British

Myles Hesson Beasting in Germany with Weissenhorn Youngstars!

February 3, 2013 9:05 am 7 comments

by Sam Neter

Myles Hesson Weissenhorn YoungstarsHaving cemented himself as one of the top British players in the BBL over the past couple of seasons, and following an invite to GB Senior training camp in Houston, Myles Hesson was ready to spread his wings a little and test the waters in Europe.

Linking up with his former GB U20 coach Tim Lewis, Hesson signed with Weissenhorn Youngstars where he has led the team to remarkable turnaround. Spending the 2011-12 season at the bottom of the standings, this season the Bundesliga Pro B side are second in the South with a 10-6 record and have now won 7 of their last 10 games.

Hesson has averaged 24.2 points and 12.2 rebounds in five games played in 2013, including a Pro B career high game of 34 points and 19 rebounds against Dresden last week. Check out some season highlights of the athletic forward from Birmingham below!

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  • O

    What’s the German standard like?

  • London2012

    That league is the level of the NBL in the UK, a semi-proleague with many part timers and young players.

  • myles

    Its a more professional league than the british basketball league, most teams have 2-3 americans, the standard is that of a mid table bbl team id say, like london lions surrey heat type level.

  • Charlie

    Germany is a far more professional basketball environment than any of the Leagues in the UK. The top teams in Pro B would be mid to high table teams in the BBL, playing with experienced and young Germans and two imports!! The NBL in England is like the regionalliga

  • dave f

    Its a reasonably fair assessment of talent level

    The top 4 or 5 teams in the BBL would compete well in Pro A (as a recruiter for the eagles I wouldnt be looking to sign an import from Pro B) and indeed last year we signed Paul Gause from a Pro A team and he went on to put up virtually identical numbers in the BBL as to what he managed in Pro A. Salaries in Pro A are also similar to the top clubs in the BBL so a Pro A guy is affordable and whilst there may be talented imports in Pro B its always a safer call to take the guy who has played in the higher league.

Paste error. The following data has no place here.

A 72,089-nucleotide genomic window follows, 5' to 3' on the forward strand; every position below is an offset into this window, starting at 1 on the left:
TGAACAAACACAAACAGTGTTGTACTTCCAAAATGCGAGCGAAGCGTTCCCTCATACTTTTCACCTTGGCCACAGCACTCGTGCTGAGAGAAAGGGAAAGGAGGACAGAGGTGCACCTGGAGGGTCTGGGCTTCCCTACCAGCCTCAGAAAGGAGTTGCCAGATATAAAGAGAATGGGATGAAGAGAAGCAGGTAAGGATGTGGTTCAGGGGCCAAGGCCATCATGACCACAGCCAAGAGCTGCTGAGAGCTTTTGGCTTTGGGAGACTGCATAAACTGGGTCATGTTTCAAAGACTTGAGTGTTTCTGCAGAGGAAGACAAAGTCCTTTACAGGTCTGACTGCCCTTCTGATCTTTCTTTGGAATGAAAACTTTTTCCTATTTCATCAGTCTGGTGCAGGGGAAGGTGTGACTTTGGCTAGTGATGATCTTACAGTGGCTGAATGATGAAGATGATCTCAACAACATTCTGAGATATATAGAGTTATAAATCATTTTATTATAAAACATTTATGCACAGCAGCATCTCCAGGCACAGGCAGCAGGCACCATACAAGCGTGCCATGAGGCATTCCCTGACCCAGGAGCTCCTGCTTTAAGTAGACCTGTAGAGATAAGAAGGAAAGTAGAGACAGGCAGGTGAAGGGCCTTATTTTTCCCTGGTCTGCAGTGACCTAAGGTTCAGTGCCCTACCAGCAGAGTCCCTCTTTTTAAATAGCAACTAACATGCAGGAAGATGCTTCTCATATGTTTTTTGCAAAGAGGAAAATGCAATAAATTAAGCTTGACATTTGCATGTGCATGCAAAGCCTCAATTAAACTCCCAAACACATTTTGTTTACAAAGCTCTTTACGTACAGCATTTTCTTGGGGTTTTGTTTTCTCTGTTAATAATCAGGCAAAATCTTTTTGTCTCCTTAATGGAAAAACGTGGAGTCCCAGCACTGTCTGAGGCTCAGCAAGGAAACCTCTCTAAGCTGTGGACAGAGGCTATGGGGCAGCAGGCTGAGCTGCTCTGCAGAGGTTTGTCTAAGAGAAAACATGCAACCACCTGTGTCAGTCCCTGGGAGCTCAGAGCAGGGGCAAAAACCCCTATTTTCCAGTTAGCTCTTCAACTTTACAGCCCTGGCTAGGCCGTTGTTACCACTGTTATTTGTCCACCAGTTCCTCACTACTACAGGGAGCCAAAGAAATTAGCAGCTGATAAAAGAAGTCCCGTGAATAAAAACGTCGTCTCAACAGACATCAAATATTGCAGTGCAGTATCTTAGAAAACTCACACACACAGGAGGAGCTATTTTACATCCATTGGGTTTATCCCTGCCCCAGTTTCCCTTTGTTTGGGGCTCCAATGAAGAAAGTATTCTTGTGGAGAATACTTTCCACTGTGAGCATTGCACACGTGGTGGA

The lower half of the BBL is more towards Pro B level but even then there are 30 odd teams in Pro B so there is a massive disparity across even those teams (just as there is in most leagues including the BBL to be fair).

    Whatever the level though you can only compete with what is in front of you and Myles deserves a ton of credit for what he is accomplishing this year. Looking at his numbers if he can just groove his 3 point shot a little more he may be able to get a shot in the Bundesliga and he should certainly be at GBs next camp, and not as a late call up.

  • dave f

    as for `more professional` that really depends on which situations you have been in in England.

    • Alex

      I have been at games at both leagues – Pro A and Pro B and know players from both. Pro B is definitely not the BBL level as they have small budgets, play in small local gyms (with lines etc) and most German players have jobs and only pick-up 200-300 euros to play. The imports are also very low paid, some earn less than a 1000 euros a month. Pro A is the more professional level and, with some exceptions, better level than the BBL. In principle the German leagues are well organised and run and have good spectator base, but the actual level of basketball is average.

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